Desperate Dems, take note! You may have supported the Republican-loathed election-modernization act HB 1303 mandating that mail-in ballots be sent to all registered voters and enshrining same-day registration as the law of the land, but don’t start loading “gypsy voters” onto buses or digging unmarked ballots out of your dorm’s trash receptacle. James O’Keefe, the grand mustachio of “voting integrity,” knows what’s up in Colorado, and he’s on the ground to investigate.
Mother Jones’ report on O’Keefe’s integrity inquisition into Colorado’s 2014 election cycle reads like slapstick noir:
“The guy identifying himself as ‘Nick Davis’ returned to the Democratic office in Boulder. He was accompanied by a man wearing heavy makeup and a mustache, according to the Democratic staffer who had met Davis three days earlier. Davis introduced his friend as a ‘civics professor’ at the University of Colorado at Boulder and the faculty adviser to Rocky Mountain Vote Pride. Davis and the professor, who said his name was ‘John Miller,’ picked up Udall campaign literature and canvassing information.”
O’Keefe tweeted a selfie of his masterful disguise:
Only time for 2-3 more election investigations. I went in Disguised as 45yo, this time people may lose their jobs pic.twitter.com/ihuTjpierm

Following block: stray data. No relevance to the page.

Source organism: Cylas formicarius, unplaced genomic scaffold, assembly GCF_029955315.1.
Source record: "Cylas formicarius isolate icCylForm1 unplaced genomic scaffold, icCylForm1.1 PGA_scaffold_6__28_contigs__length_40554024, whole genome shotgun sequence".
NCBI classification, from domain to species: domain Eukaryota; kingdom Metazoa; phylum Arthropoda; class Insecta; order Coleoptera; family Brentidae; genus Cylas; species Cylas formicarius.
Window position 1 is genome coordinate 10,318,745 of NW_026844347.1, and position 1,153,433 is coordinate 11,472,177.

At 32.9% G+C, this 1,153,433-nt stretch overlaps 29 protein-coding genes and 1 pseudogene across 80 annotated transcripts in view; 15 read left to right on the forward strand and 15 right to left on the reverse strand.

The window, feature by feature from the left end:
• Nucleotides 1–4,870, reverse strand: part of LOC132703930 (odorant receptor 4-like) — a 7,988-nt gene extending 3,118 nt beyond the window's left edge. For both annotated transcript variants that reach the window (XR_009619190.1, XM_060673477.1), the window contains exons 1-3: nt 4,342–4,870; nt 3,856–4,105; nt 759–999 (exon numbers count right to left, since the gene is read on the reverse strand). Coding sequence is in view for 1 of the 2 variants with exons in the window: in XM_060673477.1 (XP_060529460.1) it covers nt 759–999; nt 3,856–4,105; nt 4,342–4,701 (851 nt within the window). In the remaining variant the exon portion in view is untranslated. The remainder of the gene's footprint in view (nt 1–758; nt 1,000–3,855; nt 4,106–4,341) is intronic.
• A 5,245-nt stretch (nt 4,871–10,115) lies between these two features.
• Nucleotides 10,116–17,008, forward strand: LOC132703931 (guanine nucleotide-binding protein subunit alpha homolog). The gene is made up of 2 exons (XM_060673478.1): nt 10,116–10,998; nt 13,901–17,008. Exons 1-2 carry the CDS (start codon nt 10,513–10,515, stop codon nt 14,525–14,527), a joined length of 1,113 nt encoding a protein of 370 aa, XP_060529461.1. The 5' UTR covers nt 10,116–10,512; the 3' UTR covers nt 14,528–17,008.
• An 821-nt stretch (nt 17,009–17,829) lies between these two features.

— James O'Keefe (@JamesOKeefeIII) October 20, 2014
Mark Udall campaign merch later was featured in an O’Keefe sting operation targeting nonprofit voter-turnout organization New Era Colorado. The effort to catch New Era coordinating with a campaign in violation of campaign-finance law ended with O’Keefe’s team trying to push open New Era’s front door to insert a microphone and New Era filing a police report.
Though O’Keefe has made himself nationally known as what MJ calls a “conservative provocateur,” he’s hardly the only guy to inject a little spy-tech into the political funhouse.
The phenomenon of “trackers” or “bird-doggers” — people who follow candidates around with a hidden-ish camera, waiting for a live-action gaffe to feed the tweeters — is up, way up, nationwide. Trackers have rocked #copolitics with gaffes that can shape elections — such as Gov. John Hickenlooper’s epic misfire or Rep. Doug Lamborn’s blaze of semi-treasonous glory.
Indeed, trackers are now such a regular presence in politics that NPR reports that some bird-doggers develop a highly civil, office-like rapport with their dog.
[Image by Lindsay Stanford]